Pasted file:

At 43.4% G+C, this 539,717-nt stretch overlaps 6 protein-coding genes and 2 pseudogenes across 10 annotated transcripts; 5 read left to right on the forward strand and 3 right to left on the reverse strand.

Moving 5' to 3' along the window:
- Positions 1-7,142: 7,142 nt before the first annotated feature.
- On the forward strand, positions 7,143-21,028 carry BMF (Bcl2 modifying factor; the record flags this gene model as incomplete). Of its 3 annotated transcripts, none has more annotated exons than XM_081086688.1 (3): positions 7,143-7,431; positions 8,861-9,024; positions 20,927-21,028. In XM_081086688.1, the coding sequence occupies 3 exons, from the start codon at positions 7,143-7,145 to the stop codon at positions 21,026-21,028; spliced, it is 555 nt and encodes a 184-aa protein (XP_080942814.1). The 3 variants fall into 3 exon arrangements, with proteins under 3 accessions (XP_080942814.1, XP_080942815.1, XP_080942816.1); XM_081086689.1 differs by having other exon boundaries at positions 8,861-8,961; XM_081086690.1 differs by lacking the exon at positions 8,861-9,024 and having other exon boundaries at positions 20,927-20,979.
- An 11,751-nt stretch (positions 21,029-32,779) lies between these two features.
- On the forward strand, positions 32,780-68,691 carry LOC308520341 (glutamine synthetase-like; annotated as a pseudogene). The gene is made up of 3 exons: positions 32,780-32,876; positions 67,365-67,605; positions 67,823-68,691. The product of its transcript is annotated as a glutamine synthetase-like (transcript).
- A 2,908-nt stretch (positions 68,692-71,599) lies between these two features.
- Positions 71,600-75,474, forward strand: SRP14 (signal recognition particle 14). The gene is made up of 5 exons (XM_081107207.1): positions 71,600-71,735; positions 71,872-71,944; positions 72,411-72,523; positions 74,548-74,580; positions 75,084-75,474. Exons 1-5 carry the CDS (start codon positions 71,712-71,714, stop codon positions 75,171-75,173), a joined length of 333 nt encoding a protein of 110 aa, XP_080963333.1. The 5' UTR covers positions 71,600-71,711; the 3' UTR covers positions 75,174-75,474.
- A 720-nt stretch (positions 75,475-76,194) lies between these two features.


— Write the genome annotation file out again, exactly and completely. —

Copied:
At 43.4% G+C, this 539,717-nt stretch overlaps 6 protein-coding genes and 2 pseudogenes across 10 annotated transcripts; 5 read left to right on the forward strand and 3 right to left on the reverse strand.

Moving 5' to 3' along the window:
- Positions 1-7,142: 7,142 nt before the first annotated feature.
- On the forward strand, positions 7,143-21,028 carry BMF (Bcl2 modifying factor; the record flags this gene model as incomplete). Of its 3 annotated transcripts, none has more annotated exons than XM_081086688.1 (3): positions 7,143-7,431; positions 8,861-9,024; positions 20,927-21,028. In XM_081086688.1, the coding sequence occupies 3 exons, from the start codon at positions 7,143-7,145 to the stop codon at positions 21,026-21,028; spliced, it is 555 nt and encodes a 184-aa protein (XP_080942814.1). The 3 variants fall into 3 exon arrangements, with proteins under 3 accessions (XP_080942814.1, XP_080942815.1, XP_080942816.1); XM_081086689.1 differs by having other exon boundaries at positions 8,861-8,961; XM_081086690.1 differs by lacking the exon at positions 8,861-9,024 and having other exon boundaries at positions 20,927-20,979.
- An 11,751-nt stretch (positions 21,029-32,779) lies between these two features.
- On the forward strand, positions 32,780-68,691 carry LOC308520341 (glutamine synthetase-like; annotated as a pseudogene). The gene is made up of 3 exons: positions 32,780-32,876; positions 67,365-67,605; positions 67,823-68,691. The product of its transcript is annotated as a glutamine synthetase-like (transcript).
- A 2,908-nt stretch (positions 68,692-71,599) lies between these two features.
- Positions 71,600-75,474, forward strand: SRP14 (signal recognition particle 14). The gene is made up of 5 exons (XM_081107207.1): positions 71,600-71,735; positions 71,872-71,944; positions 72,411-72,523; positions 74,548-74,580; positions 75,084-75,474. Exons 1-5 carry the CDS (start codon positions 71,712-71,714, stop codon positions 75,171-75,173), a joined length of 333 nt encoding a protein of 110 aa, XP_080963333.1. The 5' UTR covers positions 71,600-71,711; the 3' UTR covers positions 75,174-75,474.
- A 720-nt stretch (positions 75,475-76,194) lies between these two features.